The province of Ontario is beginning to expand the axis to harm addiction and addiction services throughout the province. The latest data does represent the increase in opioid-related deaths. Year-by-year, the number of opioid-related deaths continues to rise in not only Ontario but across this large, underpopulated nation.
From January to October 2017, there were 1,053 opioid-related deaths. It was an increase of 52% from same range of time in 2016. In order to combat the opioid crisis, over 85 addiction and mental health providers throughout Ontario have begun to enhance the supports and treatment services for those with an opioid use disorder, or more properly a misuse disorder.
12 of those more than 85 are directed towards youth. More than 20 of those more than 85 are devoted to help with withdrawal management services. As well, more than 30 communities will be benefitting from expanded Rapid Access Addiction Medicine (RAAM) clinics in their communities.
As part of the Ontario’s Strategy to Prevent Opioid Addiction and Overdose, there will be a collaboration with Health Quality Ontario on three new opioid-related quality standards based on the most up-to-date evidence, and has been developed by people who have had addictions as well as clinical experts.
There will be a naloxone nasal spray as well as injectable kits available for free at participating pharmacies. There will be expanded public education on the access to naloxone as well as posters and brochures with various information about the prescription opioids.
More details from the release below:
Ontario has approved nearly $7 million in funding for seven supervised injection services. Five of these sites (three in Toronto and two in Ottawa) opened between August 2017 and February 2018. The province continues to accept applications.
Overdose prevention sites provide core harm reduction supports and services such as supervised injection and access to harm reduction supplies and naloxone.
On February 12, 2018, the first Overdose Prevention Site (OPS) opened in London, Ontario. The province continues to accept applications.
Health Quality Ontario and the Council of Academic Hospitals are helping to support the provincial rollout of the Rapid Access Addiction Medicine model, with funding from the province.
Over the next three years, Ontario is investing more than $222 million to combat the opioid crisis in Ontario, including expanding harm reduction services, hiring more front-line staff and improving access to addictions supports across the province.
Government of Ontario. (2018). Recognize and temporarily reverse an opioid overdose. Retrieved from https://www.ontario.ca/page/get-naloxone-kits-free?_ga=2.77091733.1855539337.1512070906-126235441.1484859155.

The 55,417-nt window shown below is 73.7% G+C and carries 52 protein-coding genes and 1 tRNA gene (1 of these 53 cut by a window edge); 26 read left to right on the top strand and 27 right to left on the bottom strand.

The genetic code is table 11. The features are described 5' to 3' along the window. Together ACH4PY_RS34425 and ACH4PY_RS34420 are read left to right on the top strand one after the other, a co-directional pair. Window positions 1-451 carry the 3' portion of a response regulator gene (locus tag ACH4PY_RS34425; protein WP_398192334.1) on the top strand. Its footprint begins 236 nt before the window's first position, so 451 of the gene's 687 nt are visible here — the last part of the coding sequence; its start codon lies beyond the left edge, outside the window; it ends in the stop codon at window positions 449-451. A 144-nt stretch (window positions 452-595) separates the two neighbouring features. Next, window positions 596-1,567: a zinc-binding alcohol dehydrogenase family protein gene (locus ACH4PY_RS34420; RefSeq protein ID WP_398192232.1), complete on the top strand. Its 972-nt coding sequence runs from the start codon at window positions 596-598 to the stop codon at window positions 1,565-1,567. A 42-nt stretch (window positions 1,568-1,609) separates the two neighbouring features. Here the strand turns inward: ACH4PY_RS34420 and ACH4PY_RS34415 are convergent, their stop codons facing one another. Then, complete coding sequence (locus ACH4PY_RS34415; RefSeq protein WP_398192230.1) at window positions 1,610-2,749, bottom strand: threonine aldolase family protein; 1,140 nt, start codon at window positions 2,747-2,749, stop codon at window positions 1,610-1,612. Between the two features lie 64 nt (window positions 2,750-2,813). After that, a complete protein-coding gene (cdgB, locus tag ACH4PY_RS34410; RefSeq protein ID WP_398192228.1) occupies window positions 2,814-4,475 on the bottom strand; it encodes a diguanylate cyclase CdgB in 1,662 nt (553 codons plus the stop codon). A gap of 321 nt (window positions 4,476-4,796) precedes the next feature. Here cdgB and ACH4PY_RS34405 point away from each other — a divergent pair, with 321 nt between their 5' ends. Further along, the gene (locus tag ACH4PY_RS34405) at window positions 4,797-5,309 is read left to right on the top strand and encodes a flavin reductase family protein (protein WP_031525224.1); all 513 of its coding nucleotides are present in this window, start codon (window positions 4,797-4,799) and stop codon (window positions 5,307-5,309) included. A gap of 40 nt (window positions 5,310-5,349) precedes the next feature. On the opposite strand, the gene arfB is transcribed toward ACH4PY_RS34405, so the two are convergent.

Ministry of Health and Long-Term Care. (2018, March 7). Ontario Moving Quickly to Expand Life-Saving Overdose Prevention Programs. Retrieved from https://news.ontario.ca/mohltc/en/2018/03/ontario-moving-quickly-to-expand-life-saving-overdose-prevention-programs.html.
Ministry of Health and Long-Term Care. (2016, October 12). Ontario Taking Action to Prevent Opioid Abuse. Retrieved from https://news.ontario.ca/mohltc/en/2016/10/ontario-taking-action-to-prevent-opioid-abuse.html.
Ministry of Health and Long-Term Care. (2018, January 11). Applications Now Open for Overdose Prevention Sites. Retrieved from http://www.health.gov.on.ca/en/news/bulletin/2018/hb_20180111.aspx.
Public Health Ontario. (2018, March 7). Opioid-related morbidity and mortality in Ontario. Retrieved from https://www.publichealthontario.ca/en/dataandanalytics/pages/opioid.aspx.
(Last Update: September 28, 2016)
Scott Douglas Jacobsen researches and presents independent panels, papers, and posters, and with varied research labs and groups, and part-time in landscaping (lifting, mowing, and raking) and gardening (digging, planting, and weeding). He is the Founder of In-Sight: Independent Interview-Based Journal and In-Sight Publishing. UCI Ethics Center awarded him with the distinction of Francisco Ayala Scholar (2014) for mentoring, presenting, researching, and writing. If you want to contact Scott, you may inquire or comment through e-mail: Scott.D.Jacobsen@Gmail.com.
He published in American Enterprise Institute, Annaborgia, Conatus News, Earth Skin & Eden, Fresh Start Recovery Centre, Gordon Neighbourhood House, Huffington Post, In-Sight: Independent Interview-Based Journal, Jolly Dragons, Kwantlen Polytechnic University Psychology Department, La Petite Mort, Learning Analytics Research Group, Lifespan Cognition Psychology Lab, Lost in Samara, Marijuana Party of Canada, MomMandy, Noesis: The Journal of the Mega Society, Piece of Mind, Production Mode, Synapse, TeenFinancial, The Peak, The Ubyssey, The Voice Magazine, Transformative Dialogues, Treasure Box Kids, Trusted Clothes.